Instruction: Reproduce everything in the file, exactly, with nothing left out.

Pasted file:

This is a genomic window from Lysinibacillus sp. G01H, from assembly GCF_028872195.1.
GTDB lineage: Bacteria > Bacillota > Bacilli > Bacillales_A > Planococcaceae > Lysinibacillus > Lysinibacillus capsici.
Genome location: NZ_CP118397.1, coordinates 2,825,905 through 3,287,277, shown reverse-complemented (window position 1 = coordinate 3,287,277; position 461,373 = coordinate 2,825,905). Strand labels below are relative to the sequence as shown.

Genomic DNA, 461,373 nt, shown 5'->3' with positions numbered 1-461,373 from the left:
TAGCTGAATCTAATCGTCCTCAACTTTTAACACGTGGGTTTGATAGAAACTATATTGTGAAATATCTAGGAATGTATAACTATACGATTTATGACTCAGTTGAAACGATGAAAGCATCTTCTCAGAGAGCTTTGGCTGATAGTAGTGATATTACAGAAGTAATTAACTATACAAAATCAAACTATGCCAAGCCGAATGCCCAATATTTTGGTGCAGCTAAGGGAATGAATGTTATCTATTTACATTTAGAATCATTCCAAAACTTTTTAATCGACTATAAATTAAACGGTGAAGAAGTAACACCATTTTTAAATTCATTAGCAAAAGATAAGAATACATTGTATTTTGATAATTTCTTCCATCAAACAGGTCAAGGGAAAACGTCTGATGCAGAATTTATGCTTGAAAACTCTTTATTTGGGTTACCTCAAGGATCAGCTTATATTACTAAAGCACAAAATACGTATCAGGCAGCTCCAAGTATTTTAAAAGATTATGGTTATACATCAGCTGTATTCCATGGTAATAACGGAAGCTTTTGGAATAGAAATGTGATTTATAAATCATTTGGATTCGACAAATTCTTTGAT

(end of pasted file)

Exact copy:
This is a genomic window from Lysinibacillus sp. G01H, from assembly GCF_028872195.1.
GTDB lineage: Bacteria > Bacillota > Bacilli > Bacillales_A > Planococcaceae > Lysinibacillus > Lysinibacillus capsici.
Genome location: NZ_CP118397.1, coordinates 2,825,905 through 3,287,277, shown reverse-complemented (window position 1 = coordinate 3,287,277; position 461,373 = coordinate 2,825,905). Strand labels below are relative to the sequence as shown.

Genomic DNA, 461,373 nt, shown 5'->3' with positions numbered 1-461,373 from the left:
TAGCTGAATCTAATCGTCCTCAACTTTTAACACGTGGGTTTGATAGAAACTATATTGTGAAATATCTAGGAATGTATAACTATACGATTTATGACTCAGTTGAAACGATGAAAGCATCTTCTCAGAGAGCTTTGGCTGATAGTAGTGATATTACAGAAGTAATTAACTATACAAAATCAAACTATGCCAAGCCGAATGCCCAATATTTTGGTGCAGCTAAGGGAATGAATGTTATCTATTTACATTTAGAATCATTCCAAAACTTTTTAATCGACTATAAATTAAACGGTGAAGAAGTAACACCATTTTTAAATTCATTAGCAAAAGATAAGAATACATTGTATTTTGATAATTTCTTCCATCAAACAGGTCAAGGGAAAACGTCTGATGCAGAATTTATGCTTGAAAACTCTTTATTTGGGTTACCTCAAGGATCAGCTTATATTACTAAAGCACAAAATACGTATCAGGCAGCTCCAAGTATTTTAAAAGATTATGGTTATACATCAGCTGTATTCCATGGTAATAACGGAAGCTTTTGGAATAGAAATGTGATTTATAAATCATTTGGATTCGACAAATTCTTTGAT